Now, given an elliptic curve defined by a Weierstrass equation {y^2 = x^3 + Ax + B}, there is a global nonzero holomorphic differential

\displaystyle \frac{dx}{y}

on the curve. (One has to check that it is actually holomorphic at {\infty}.) For instance, this would define a differential on the elliptic curve over {\mathrm{Spec} \mathbb{Z}[1/6, A, B, \Delta^{-1}]}. Under action of the multiplicative group, {x} is multiplied by {u^2} and {y} by {u^3}, so {\frac{dx}{y}} lives in grading {-1}. Since {\frac{dx}{y}} is a generator, it follows that the line bundle {\omega} corresponds to {-1} in the previous isomorphism {\mathrm{Pic} (M_{1,1}[1/6]) \simeq \mathbb{Z}/12}.

4. Projective case

The idea that {\mathbb{G}_m}-actions are the same as gradings can be used in a simpler example, where one knows the answer by other means: projective space. Let {R} be a ring. Consider the open subscheme {U \subset \mathrm{Spec} R[x_0, x_1, \dots, x_n]} given by the locus where any one of the coordinates is invertible: to give a map of {R}-schemes

\displaystyle \mathrm{Spec} R' \rightarrow U

(for {R'} an {R}-algebra) is the same as choosing {n+1} elements of {R'}, one of which is invertible. There is an action of {\mathbb{G}_m} on {\mathrm{Spec} R[x_0, \dots, x_n]}, which places each of the polynomial generators in degree 1; the subscheme {U} is stable and inherits a {\mathbb{G}_m}-action.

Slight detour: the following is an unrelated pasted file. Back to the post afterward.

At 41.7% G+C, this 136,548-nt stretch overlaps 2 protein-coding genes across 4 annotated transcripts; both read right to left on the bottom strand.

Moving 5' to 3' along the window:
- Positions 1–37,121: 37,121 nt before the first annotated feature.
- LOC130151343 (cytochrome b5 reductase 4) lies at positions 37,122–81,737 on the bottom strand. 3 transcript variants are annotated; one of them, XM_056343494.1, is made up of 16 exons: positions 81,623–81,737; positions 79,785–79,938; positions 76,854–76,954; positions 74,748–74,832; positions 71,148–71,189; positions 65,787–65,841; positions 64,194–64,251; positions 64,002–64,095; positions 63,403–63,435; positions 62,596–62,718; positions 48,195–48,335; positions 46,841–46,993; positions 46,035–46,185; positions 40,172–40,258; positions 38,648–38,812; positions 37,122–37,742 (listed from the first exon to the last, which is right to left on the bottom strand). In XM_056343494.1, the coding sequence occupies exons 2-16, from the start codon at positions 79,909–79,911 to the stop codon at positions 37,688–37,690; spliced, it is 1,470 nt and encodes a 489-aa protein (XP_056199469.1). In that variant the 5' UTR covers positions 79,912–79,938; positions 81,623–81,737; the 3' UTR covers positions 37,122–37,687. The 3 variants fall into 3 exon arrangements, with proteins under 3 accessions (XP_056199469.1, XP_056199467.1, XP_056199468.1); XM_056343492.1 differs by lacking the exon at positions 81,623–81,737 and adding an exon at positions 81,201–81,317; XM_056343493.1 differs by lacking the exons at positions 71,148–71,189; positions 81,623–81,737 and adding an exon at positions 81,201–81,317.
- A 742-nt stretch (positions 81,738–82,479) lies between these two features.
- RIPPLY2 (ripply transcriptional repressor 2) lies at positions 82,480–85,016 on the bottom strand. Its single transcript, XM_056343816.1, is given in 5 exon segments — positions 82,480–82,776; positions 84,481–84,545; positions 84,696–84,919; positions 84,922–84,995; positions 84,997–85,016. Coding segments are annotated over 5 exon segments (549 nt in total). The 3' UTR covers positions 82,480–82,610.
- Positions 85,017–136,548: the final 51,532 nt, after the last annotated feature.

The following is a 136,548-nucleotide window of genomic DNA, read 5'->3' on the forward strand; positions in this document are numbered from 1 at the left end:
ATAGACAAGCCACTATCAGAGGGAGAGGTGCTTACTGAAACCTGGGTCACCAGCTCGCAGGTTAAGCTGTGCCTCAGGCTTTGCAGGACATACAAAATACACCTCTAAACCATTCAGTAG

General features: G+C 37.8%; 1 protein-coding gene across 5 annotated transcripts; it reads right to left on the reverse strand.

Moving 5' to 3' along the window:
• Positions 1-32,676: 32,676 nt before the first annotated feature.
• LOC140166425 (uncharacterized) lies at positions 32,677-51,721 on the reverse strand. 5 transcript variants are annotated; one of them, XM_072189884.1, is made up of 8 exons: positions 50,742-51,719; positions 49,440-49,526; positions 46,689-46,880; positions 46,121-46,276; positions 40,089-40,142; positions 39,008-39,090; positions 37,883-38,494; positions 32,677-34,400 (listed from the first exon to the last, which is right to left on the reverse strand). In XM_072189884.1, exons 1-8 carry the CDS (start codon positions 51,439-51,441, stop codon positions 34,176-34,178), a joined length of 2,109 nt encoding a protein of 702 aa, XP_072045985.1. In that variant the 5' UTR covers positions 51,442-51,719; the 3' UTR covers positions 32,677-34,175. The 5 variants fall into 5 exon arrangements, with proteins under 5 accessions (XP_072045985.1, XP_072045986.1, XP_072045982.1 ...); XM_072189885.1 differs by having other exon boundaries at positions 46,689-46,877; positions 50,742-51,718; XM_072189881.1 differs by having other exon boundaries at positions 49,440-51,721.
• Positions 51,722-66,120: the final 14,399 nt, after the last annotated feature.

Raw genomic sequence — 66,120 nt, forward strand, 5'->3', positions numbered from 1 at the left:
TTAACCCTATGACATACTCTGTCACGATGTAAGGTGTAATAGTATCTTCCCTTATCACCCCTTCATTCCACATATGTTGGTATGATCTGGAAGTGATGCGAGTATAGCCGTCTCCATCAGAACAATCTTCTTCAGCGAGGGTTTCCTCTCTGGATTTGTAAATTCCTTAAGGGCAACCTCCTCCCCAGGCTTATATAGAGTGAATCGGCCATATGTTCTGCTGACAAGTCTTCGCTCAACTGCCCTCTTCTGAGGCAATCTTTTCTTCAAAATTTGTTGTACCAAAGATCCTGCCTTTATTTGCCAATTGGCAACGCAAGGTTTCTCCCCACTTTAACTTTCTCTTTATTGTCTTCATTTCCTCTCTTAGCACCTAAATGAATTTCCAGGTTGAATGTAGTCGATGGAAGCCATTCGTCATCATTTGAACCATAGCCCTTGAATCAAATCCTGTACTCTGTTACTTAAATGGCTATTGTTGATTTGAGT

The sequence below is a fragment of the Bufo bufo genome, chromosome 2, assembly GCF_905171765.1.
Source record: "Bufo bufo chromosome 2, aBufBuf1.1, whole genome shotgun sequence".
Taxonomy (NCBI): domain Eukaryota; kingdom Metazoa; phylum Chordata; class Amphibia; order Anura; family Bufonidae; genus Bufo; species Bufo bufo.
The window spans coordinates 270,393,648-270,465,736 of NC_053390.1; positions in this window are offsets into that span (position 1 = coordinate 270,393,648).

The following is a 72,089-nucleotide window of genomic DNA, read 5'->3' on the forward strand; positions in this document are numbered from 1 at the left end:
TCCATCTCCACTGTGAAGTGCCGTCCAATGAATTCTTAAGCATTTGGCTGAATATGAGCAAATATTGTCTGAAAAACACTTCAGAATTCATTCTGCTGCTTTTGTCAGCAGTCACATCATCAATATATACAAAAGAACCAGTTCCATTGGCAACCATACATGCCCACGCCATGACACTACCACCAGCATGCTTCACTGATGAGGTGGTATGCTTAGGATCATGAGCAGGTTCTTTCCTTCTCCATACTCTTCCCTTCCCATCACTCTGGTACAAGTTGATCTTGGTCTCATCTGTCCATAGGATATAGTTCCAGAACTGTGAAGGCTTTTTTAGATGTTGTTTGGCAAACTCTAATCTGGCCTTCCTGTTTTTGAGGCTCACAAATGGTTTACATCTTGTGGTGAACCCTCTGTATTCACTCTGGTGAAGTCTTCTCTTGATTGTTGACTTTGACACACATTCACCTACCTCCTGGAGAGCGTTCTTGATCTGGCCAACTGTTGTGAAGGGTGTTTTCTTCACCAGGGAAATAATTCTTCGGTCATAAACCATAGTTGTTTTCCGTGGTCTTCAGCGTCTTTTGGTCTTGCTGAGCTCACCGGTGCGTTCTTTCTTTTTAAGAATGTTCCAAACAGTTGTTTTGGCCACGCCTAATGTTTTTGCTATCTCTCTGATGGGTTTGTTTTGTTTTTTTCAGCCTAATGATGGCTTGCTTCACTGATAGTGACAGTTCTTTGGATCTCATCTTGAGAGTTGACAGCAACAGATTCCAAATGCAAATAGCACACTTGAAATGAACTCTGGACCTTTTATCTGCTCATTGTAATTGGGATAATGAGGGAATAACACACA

We have:

\displaystyle U / \mathbb{G}_m \simeq \mathbb{P}^n_R.

The left-hand-side here means a stacky quotient, although in fact no automorphisms are introduced by it. From this point of view, it is straightforward to see that {\mathrm{Pic}(\mathbb{P}^n_R) \simeq \mathbb{Z}} if {R} is, say, a field. For in this case any line bundle over {U} is trivial ({U} is, modulo codimension {\geq 2}, affine space). So the only data necessary to specify a line bundle on {\mathbb{P}^n_R} is a grading; this corresponds to the classical isomorphism {\mathrm{Pic}(\mathbb{P}^n_R) \simeq \mathbb{Z}} (valid for a field {R}). In addition, this observation makes more apparent the connection between quasi-coherent sheaves on projective space and graded {R[x_0, \dots, x_n]}-modules.